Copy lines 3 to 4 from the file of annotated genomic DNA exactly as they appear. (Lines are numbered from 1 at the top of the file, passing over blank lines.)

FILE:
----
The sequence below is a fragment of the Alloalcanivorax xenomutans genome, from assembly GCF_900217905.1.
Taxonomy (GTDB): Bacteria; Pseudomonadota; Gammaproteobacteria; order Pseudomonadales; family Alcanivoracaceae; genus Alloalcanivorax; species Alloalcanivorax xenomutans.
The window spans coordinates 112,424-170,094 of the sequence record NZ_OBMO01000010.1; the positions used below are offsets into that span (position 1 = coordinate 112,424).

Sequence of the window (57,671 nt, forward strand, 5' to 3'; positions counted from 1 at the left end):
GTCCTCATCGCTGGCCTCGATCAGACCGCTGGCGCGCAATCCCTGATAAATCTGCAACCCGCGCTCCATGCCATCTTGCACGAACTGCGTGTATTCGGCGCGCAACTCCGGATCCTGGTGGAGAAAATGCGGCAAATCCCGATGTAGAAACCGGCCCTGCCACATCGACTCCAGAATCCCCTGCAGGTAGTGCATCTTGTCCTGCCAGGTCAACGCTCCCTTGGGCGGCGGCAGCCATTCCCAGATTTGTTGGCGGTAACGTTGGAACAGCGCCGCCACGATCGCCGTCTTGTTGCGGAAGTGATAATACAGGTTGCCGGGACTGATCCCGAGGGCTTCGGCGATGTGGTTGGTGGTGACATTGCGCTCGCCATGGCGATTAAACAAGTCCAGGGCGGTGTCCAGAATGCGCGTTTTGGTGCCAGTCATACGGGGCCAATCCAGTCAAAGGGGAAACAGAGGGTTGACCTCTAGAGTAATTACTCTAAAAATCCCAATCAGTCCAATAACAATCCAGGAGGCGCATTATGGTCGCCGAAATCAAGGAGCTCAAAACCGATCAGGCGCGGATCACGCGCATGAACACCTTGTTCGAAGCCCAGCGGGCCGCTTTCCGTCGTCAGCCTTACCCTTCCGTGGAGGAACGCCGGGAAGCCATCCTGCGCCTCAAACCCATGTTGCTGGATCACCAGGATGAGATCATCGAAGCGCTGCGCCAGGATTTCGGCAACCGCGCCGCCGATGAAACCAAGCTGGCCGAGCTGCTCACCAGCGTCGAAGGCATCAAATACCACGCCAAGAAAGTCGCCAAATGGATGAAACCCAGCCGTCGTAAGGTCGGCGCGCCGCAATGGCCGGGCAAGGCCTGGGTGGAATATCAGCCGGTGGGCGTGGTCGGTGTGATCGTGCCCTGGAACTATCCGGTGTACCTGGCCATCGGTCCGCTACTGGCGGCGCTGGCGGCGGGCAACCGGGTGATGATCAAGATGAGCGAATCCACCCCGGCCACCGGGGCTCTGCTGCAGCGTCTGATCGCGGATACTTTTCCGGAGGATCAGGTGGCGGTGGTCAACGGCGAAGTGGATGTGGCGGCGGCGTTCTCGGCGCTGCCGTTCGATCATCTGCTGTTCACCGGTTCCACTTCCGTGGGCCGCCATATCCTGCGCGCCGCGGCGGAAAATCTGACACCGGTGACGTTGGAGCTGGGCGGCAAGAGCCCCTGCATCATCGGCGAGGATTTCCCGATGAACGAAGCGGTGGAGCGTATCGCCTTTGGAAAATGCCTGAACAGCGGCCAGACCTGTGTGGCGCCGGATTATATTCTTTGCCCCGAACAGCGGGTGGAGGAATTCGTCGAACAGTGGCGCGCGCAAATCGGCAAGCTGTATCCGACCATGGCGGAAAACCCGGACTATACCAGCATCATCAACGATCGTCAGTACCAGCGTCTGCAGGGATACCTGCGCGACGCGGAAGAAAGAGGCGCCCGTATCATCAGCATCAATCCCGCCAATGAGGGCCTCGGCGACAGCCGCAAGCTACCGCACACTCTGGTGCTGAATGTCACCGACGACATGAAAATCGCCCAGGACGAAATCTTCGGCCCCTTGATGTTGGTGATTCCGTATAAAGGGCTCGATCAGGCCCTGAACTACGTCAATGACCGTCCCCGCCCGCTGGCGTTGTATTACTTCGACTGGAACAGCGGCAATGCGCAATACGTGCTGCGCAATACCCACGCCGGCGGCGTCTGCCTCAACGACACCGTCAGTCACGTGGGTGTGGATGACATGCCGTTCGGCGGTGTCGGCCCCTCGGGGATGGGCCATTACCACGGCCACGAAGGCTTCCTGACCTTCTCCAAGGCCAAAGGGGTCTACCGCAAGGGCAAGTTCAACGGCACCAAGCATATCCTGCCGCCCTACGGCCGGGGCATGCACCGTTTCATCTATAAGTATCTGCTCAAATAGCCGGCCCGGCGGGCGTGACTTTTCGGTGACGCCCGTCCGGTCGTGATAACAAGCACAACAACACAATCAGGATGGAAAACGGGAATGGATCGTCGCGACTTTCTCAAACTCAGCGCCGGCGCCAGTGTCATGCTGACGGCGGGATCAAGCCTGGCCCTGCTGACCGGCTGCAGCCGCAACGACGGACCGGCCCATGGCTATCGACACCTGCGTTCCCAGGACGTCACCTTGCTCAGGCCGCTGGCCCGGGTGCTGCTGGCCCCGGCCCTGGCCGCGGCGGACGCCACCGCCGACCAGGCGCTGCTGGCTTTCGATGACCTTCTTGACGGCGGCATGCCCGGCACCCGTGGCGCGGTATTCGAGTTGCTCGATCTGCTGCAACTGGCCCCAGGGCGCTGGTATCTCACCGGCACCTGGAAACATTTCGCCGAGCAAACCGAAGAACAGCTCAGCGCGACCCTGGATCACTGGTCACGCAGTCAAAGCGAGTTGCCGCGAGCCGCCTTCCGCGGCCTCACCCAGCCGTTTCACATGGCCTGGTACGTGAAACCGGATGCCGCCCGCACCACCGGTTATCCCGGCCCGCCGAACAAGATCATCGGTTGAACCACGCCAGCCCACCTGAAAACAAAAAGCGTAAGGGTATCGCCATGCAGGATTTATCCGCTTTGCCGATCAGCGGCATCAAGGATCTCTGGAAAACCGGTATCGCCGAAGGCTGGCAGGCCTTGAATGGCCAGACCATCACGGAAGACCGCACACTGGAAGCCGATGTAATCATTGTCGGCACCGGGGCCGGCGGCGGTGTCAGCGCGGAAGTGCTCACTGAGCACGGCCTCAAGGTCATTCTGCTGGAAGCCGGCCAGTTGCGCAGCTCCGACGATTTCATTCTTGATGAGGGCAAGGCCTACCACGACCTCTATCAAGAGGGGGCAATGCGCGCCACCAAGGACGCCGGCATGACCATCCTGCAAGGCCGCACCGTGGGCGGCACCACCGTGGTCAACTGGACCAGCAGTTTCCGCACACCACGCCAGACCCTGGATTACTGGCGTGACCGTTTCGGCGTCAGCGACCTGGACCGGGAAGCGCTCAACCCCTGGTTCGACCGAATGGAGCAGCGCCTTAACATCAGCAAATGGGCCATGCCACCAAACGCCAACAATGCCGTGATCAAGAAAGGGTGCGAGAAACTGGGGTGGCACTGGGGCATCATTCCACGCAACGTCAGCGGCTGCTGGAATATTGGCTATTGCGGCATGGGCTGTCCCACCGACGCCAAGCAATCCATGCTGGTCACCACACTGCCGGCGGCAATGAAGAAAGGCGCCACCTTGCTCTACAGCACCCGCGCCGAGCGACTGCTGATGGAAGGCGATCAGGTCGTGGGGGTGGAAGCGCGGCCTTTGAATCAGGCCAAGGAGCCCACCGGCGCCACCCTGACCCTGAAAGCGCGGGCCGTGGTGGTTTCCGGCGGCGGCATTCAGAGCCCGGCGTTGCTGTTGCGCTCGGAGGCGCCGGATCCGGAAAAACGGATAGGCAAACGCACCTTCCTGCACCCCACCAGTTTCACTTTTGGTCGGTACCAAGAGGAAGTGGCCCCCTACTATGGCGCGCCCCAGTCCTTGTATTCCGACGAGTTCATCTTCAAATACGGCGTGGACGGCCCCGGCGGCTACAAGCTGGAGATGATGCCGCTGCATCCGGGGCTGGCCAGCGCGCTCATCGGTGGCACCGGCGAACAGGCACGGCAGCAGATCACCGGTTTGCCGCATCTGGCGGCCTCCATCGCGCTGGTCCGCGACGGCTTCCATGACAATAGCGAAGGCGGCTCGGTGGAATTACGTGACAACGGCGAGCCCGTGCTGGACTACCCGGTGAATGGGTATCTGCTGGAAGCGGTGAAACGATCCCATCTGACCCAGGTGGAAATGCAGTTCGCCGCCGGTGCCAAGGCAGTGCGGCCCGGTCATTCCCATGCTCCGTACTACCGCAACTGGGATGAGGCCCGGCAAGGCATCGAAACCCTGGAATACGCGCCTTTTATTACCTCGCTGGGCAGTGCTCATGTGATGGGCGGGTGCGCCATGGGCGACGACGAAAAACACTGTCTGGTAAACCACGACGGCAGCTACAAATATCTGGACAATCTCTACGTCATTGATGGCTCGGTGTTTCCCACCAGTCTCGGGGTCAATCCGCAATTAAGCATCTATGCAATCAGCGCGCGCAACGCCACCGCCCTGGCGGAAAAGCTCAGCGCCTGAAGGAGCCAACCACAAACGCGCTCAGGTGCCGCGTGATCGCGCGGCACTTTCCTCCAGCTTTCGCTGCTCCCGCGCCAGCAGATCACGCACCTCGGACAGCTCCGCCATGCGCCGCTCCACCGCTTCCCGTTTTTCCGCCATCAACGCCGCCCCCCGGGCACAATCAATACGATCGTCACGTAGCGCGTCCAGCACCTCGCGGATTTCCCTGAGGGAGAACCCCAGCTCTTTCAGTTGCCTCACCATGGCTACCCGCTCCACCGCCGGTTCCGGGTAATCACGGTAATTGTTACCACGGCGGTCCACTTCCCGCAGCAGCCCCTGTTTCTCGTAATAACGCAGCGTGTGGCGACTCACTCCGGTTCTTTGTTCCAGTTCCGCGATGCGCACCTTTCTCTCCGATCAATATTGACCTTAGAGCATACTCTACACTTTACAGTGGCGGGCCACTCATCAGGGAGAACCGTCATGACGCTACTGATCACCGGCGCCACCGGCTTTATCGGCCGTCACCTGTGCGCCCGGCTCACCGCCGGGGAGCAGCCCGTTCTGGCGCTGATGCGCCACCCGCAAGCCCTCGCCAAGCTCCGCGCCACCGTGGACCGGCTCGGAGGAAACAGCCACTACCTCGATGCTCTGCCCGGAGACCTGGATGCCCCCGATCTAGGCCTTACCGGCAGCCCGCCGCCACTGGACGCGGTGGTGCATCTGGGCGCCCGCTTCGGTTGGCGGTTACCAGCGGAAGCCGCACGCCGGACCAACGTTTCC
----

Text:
The window spans coordinates 112,424-170,094 of the sequence record NZ_OBMO01000010.1; the positions used below are offsets into that span (position 1 = coordinate 112,424).

Sequence of the window (57,671 nt, forward strand, 5' to 3'; positions counted from 1 at the left end):